Philippe Pozzo di Borgo spent his childhood in Paris, London, Amsterdam, Trinidad, Morocco, Algeria and Corsica. He now lives in Essaouira, Morocco. A descendent of both the Ducs Pozzo di Borgo and the Marquises de Vogue, he is the former director of Pommery Champagnes (LVMH). His bestselling memoir Le Second Souffle (Second Wind) served as the basis for the hit French film, Intouchables (Untouchables)
Quadriplegic Philippe Pozzo di Borgo says people need to take better care of each other. He may rely on a caregiver, but does everything he can to help others.
He is surprisingly energetic. He's just gotten off the plane after a strenuous flight from Morocco to Cologne, but insists he's feeling "very well as always." Anyone who's read his book, "A Second Wind: The True Story that Inspired the Motion Picture 'The Intouchables,'" knows that below-zero temperatures like those in Cologne right now can cause unbearable pain for quadriplegics.
Pozzo di Borgo makes no secret of his aristocratic background. In his autobiography, which first appeared in France in 2001, he wrote that he had grown up in an aristocratic family in France and had been born "with a golden spoon in his mouth." He was at home in castles and later, as manager of a champagne empire, he led a fast-paced jet-set lifestyle. Until a paragliding accident in 1993.
At the age of 42, he began the next chapter of his life - confined to a wheelchair. Money is not an issue, but that's the only aspect of his previous life that hasn't changed. The second half of his life has been marked with loss, pain and readjustment. Three years after his accident, his wife Béatrice died of cancer. These were blows that forced him to ponder life more deeply than the average person does. Pozzo di Borgo's diagnosis is dire. "Our society is in the middle of a crisis," he says. "People are insecure because they don't know what their future will look like."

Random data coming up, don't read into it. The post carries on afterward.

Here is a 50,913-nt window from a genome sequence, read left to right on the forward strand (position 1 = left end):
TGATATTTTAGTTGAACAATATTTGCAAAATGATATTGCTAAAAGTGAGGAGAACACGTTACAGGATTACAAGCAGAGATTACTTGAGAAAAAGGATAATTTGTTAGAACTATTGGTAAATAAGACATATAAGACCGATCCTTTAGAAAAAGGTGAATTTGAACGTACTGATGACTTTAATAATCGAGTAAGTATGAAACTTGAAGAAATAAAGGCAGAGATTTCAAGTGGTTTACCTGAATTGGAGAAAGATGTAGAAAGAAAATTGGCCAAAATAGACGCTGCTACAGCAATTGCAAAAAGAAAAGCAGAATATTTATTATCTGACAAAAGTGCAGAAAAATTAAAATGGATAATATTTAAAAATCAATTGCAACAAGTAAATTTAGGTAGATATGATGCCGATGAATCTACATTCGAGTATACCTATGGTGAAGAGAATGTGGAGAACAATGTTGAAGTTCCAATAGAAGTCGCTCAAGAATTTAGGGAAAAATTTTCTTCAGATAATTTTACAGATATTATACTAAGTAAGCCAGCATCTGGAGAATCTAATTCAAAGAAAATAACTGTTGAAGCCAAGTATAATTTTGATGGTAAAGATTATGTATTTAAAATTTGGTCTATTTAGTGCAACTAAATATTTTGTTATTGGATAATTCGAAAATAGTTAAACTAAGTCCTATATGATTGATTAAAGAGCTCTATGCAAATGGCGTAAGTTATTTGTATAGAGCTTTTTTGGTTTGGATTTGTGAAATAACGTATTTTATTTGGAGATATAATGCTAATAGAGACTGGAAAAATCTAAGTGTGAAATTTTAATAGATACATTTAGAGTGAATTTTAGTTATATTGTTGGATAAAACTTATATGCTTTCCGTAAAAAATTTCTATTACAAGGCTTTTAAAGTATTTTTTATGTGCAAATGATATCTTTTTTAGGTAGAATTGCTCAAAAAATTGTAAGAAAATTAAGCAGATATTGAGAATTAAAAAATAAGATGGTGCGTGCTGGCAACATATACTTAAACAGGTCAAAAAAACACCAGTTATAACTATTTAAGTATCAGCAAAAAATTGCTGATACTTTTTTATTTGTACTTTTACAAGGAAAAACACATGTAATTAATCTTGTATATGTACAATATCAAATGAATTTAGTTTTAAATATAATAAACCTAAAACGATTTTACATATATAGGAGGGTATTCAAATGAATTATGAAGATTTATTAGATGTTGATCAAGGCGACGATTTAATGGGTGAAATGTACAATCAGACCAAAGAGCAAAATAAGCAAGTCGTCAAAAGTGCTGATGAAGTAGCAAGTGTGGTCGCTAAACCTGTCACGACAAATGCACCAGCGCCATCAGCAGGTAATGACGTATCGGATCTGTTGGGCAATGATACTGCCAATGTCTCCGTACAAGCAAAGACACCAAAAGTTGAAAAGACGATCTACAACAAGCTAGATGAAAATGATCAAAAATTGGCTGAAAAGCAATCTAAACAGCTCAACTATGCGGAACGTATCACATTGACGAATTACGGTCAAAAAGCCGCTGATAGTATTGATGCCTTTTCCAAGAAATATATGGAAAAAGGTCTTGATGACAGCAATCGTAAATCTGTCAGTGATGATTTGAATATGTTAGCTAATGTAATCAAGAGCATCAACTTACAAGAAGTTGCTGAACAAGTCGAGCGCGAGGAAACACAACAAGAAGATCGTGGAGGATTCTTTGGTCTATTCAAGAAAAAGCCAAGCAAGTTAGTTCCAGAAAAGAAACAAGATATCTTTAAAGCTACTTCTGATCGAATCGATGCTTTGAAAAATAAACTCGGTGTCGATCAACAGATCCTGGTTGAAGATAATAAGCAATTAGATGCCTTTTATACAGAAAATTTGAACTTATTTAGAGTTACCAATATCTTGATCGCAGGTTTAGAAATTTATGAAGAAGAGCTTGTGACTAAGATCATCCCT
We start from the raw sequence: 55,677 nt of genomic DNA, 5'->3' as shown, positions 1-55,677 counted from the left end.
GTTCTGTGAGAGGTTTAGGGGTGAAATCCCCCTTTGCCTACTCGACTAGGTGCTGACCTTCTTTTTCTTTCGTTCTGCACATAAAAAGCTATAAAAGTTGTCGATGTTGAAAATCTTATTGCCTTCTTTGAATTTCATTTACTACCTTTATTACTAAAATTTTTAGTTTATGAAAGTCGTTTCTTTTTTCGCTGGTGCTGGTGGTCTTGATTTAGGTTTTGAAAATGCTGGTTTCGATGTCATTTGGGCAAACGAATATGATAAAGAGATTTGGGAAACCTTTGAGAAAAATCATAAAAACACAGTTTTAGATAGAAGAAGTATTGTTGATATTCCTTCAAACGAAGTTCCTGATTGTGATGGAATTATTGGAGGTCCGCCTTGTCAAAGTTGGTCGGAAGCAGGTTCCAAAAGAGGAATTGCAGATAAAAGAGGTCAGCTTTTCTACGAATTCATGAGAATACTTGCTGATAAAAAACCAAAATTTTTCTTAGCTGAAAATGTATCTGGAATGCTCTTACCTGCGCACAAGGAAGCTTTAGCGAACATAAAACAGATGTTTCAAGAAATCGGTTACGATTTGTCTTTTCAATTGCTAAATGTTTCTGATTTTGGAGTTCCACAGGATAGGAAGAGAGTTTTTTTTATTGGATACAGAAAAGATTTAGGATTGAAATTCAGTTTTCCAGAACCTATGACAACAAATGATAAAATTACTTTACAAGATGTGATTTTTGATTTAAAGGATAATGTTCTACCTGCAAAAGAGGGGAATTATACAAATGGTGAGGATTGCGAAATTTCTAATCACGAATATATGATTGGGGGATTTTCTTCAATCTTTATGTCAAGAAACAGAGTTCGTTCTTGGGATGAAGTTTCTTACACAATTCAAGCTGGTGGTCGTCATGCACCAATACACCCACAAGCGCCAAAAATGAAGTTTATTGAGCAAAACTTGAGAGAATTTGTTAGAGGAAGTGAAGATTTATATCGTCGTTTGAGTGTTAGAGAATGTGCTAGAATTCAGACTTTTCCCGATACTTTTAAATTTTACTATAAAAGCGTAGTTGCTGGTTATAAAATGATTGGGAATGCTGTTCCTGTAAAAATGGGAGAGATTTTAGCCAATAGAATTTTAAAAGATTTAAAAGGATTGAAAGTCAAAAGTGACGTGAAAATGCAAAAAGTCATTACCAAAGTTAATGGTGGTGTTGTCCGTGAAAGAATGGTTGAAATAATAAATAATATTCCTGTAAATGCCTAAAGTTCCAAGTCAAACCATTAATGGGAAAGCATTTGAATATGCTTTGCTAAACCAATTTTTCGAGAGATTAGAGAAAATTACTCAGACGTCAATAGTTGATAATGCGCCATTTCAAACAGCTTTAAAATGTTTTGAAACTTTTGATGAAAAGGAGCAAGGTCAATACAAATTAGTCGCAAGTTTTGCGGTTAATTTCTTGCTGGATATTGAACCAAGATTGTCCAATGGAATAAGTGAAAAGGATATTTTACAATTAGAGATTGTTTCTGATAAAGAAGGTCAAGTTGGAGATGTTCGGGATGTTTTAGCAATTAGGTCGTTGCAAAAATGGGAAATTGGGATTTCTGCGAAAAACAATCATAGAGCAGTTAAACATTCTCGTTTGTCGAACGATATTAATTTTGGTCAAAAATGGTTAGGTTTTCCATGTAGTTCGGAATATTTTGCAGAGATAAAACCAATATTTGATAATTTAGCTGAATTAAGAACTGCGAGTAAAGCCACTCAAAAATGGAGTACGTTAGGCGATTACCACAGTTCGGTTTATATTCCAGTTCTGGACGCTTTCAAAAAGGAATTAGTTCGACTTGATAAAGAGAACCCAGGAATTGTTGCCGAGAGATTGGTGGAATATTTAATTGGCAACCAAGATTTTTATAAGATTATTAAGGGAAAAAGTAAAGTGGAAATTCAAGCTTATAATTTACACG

The finance crisis only intensifies this sentiment, he adds. The lit.Cologne audience can sense how he would have liked to underline his words with gestures. Instead, his eyes and head are all the more expressive. His message is simple: "People need affection and altruism; they need to take better care of each other."
Pozzo di Borgo doesn't distinguish between handicapped and non-handicapped people: "All people are dependent on each other. Handicapped people can play the role of the guardian because they remind us of the finiteness of life. We're not always beautiful, athletic, immortal. We are - the older we become - fragile." Actually, he adds, if we look closely we'll find that handicapped people are in the majority in society. And that is what he attributes to the huge success of the film about his life, "The Intouchables" (2011).
At its core, the fim is about the people who are reliant on a society in which they themselves are invisible. Pozzo di Borgo is keenly aware of the importance of helping others, since he can no longer live without relying on other people.